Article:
In parts of the three seasons with the Twins, Tyner has hit .300/.339/.347 in 408 plate appearances. Take a look at how that performance compares to what he did with the Devil Rays (and Mets):

TEAM            PA      AVG      OBP      SLG     BB%      SO%     IsoP
Tampa Bay 844 .257 .294 .299 4.4 10.5 .042
Minnesota 408 .300 .339 .347 4.4 7.4 .047

While in Tampa Bay, Tyner seemingly focused on using his speed once he was on the bases, rather than actually working to get on base at a solid rate. That produced 46 steals in 844 plate appearances, but more importantly he made an out over 70 percent of the time he stepped to the plate. Whether you choose to look at it as "since being let go by the Devil Rays" or "since joining the Twins," Tyner has shifted his concentration from running while on the bases to getting on base to begin with.

Prior to 2005, Tyner attempted a stolen base for every 4.3 times he reached base. Since then, he's attempted a stolen base for every 11.5 times he reached base. Some of that is due to age slowing him down, but it's also because the Tyner-era Devil Rays simply equated "leadoff man" with "running fast." While not running nearly as much, what Tyner has been able to do with the Twins is actually more valuable for a player with his skill set.

Tyner's plate discipline and power have essentially remained non-existent in Minnesota, but the one significant change in his game is making far more contact. Prior to 2005, Tyner struck out in 10.5 percent of his plate appearances, but since then he's dropped that to 7.4 percent. That may not seem like much, but it's big for a player whose hits are almost all slapped through holes, blooped in front of outfielders, bunted, or chopped in places where he can beat the throw to first base.

The idea that making better contact and putting more balls in play leads to more hits is basically true for all hitters, but for someone like Tyner it's even more important than usual. He has yet to hit a homer in 1,252 career plate appearances, which is the longest homerless drought among active players and the third-longest in all of baseball over the past 50 years. Toss in just 33 doubles and nine triples over that span and 87 percent of Tyner's hits have ended with him standing on first base.

Because of that, it's no coincidence that since 2005 Tyner's batting average has risen 17 percent while his strikeouts have dropped 30 percent. For many hitters, cutting down on strikeouts would also mean cutting down on power, which might actually hurt their batting average and overall production. However, with Tyner the ball isn't going far anyway, so the equation is simple: If he puts more balls in play, he'll be standing safely on first base more often.

Even with an improved approach at the plate, Tyner's complete lack of secondary skills make him one of the rare hitters who can avoid having significant value even when batting .300. Despite a .271 career batting average (including an even .300 with the Twins), Tyner's OPS is just .624. When compared to the league average, that ranks as the second-worst OPS of any outfielder with at least 1,250 plate appearances in the past 50 years:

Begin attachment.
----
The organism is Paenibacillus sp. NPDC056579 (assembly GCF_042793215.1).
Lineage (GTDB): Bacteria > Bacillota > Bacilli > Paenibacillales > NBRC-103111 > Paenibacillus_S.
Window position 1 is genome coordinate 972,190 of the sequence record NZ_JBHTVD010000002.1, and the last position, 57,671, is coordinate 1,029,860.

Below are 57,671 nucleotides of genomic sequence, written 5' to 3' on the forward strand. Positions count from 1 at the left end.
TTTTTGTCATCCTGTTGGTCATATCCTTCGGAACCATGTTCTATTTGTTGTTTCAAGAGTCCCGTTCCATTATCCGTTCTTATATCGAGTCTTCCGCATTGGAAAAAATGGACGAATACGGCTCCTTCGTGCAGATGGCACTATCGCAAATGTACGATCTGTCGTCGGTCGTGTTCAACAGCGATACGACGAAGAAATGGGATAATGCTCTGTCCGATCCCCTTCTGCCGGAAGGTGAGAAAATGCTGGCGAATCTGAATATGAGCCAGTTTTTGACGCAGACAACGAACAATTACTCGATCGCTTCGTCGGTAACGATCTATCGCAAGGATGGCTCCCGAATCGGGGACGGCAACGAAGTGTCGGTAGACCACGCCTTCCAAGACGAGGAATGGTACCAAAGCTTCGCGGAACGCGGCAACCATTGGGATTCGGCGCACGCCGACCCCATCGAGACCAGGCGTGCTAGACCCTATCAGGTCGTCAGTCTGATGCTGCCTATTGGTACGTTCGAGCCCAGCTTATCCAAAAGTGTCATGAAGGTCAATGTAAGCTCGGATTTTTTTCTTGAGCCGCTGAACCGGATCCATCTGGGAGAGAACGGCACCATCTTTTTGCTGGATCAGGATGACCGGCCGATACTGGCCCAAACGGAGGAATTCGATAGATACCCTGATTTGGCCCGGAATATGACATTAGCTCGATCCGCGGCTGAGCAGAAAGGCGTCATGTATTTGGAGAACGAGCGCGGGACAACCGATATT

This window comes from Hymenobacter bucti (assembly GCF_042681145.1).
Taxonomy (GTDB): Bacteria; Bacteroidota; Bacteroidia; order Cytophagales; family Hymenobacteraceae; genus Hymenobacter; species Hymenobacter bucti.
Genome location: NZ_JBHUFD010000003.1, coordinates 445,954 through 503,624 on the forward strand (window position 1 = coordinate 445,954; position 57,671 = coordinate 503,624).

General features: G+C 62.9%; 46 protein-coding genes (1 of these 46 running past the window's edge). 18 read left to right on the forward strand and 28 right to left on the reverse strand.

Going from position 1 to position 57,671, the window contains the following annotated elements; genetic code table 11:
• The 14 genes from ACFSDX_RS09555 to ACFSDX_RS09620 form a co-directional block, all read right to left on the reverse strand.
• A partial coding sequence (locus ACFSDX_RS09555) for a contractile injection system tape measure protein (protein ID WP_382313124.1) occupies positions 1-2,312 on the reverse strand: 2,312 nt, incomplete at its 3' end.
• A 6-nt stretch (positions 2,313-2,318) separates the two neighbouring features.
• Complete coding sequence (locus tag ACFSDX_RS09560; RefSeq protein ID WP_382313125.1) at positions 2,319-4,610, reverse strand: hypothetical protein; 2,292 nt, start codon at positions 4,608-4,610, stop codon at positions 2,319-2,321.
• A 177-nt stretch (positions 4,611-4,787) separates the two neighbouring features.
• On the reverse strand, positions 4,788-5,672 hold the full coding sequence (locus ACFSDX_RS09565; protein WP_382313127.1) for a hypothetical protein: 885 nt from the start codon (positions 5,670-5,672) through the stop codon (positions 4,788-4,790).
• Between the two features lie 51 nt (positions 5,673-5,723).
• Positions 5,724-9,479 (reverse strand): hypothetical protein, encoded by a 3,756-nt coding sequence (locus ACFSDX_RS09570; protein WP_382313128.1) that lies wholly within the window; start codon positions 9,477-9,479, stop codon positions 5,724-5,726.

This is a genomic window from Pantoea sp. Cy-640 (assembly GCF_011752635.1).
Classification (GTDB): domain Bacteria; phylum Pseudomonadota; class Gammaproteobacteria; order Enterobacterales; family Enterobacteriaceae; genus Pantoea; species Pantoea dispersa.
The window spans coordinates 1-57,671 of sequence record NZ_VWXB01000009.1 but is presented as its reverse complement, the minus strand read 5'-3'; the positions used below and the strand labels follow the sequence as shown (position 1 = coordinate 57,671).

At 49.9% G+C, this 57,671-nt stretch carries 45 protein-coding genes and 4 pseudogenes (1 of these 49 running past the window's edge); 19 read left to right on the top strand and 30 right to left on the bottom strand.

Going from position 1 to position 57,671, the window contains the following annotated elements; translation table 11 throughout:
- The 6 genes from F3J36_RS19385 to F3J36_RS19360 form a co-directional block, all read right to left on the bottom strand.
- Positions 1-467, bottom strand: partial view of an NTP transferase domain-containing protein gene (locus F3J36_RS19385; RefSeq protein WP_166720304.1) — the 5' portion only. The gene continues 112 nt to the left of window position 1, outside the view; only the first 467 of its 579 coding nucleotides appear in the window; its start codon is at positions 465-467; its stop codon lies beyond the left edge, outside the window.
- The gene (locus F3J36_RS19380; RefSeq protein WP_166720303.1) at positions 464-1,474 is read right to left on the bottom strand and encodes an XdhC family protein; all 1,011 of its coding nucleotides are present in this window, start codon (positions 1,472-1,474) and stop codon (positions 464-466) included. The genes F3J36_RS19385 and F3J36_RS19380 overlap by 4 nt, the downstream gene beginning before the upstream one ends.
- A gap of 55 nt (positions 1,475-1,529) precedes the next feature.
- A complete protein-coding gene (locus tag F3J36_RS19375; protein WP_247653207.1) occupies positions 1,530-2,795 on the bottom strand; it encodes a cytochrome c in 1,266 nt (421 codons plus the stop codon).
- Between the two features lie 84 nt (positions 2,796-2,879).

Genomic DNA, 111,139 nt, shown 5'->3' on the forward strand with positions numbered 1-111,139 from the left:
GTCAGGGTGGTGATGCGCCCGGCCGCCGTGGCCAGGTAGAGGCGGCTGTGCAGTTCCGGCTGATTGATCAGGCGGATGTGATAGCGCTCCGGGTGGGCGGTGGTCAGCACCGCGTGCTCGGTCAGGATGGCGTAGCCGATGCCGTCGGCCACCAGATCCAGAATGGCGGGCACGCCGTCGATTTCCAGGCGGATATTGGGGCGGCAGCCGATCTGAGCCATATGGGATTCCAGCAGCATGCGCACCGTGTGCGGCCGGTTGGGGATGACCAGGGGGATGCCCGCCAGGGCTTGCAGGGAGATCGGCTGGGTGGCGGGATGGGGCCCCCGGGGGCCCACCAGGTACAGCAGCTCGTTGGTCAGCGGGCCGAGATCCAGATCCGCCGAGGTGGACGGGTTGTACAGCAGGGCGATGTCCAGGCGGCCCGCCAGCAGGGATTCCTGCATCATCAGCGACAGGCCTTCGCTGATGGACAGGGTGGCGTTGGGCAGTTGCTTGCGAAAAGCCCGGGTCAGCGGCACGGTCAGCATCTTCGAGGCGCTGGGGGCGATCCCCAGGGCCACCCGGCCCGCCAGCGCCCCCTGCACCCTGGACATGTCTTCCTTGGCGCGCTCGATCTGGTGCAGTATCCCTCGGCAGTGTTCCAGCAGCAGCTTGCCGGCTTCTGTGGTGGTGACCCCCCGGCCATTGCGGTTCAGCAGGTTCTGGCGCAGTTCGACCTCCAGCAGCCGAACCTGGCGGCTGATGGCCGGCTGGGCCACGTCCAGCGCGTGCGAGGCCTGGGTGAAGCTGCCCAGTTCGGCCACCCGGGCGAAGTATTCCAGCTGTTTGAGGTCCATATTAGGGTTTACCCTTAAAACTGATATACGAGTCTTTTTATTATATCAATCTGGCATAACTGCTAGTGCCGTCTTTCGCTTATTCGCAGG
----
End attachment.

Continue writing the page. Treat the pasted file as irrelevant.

PLAYER     LEAGUE      DIFF
Peter Bergeron .612 .786 -.175
JASON TYNER .624 .765 -.141
Doug Dascenzo .590 .715 -.125
David Hulse .644 .763 -.120
Darren Lewis .645 .764 -.116
Eric Owens .664 .780 -.116
Brian Hunter .660 .773 -.113
Adrian Brown .666 .779 -.113
Chuck Carr .649 .760 -.112
Milt Cuyler .631 .739 -.109

What's amazing is that Tyner's .271 batting average is the highest of anyone on the above list and four of the other nine hitters batted .250 or worse (including Peter Bergeron at .226). In other words, not only is he incredibly unproductive, Tyner is the epitome of an "empty batting average." Tyner hasn't lost much speed yet and possesses just enough range defensively to be passable in center field, which makes him at best a "textbook" fifth outfielder.

Unfortunately, he's been stretched into a much bigger role since joining the Twins. Hunter's presence in center field, the Twins' lack of offensive depth, and Ron Gardenhire's infatuation with banjo-hitting speedsters have led to Tyner starting regularly at DH and spending most of his outfield time in left field. Not only does that negate whatever limited value he potentially brings to a team, it highlights his considerable weaknesses.

That Tyner has already started 21 times at a position other than center field says an awful lot about Gardenhire's lineup choices, Terry Ryan's roster construction, and the Twins' offense as a whole. The Mets quickly realized that using a first-round pick on Tyner was a mistake and the Devil Rays quickly realized that treating him like a long-term building block was silly, but somehow the Twins haven't figured out that one of the worst-hitting outfielders of the past half-century shouldn't be starting at DH.

Once you're done here, check out my latest "Daily Dose" column over at Rotoworld.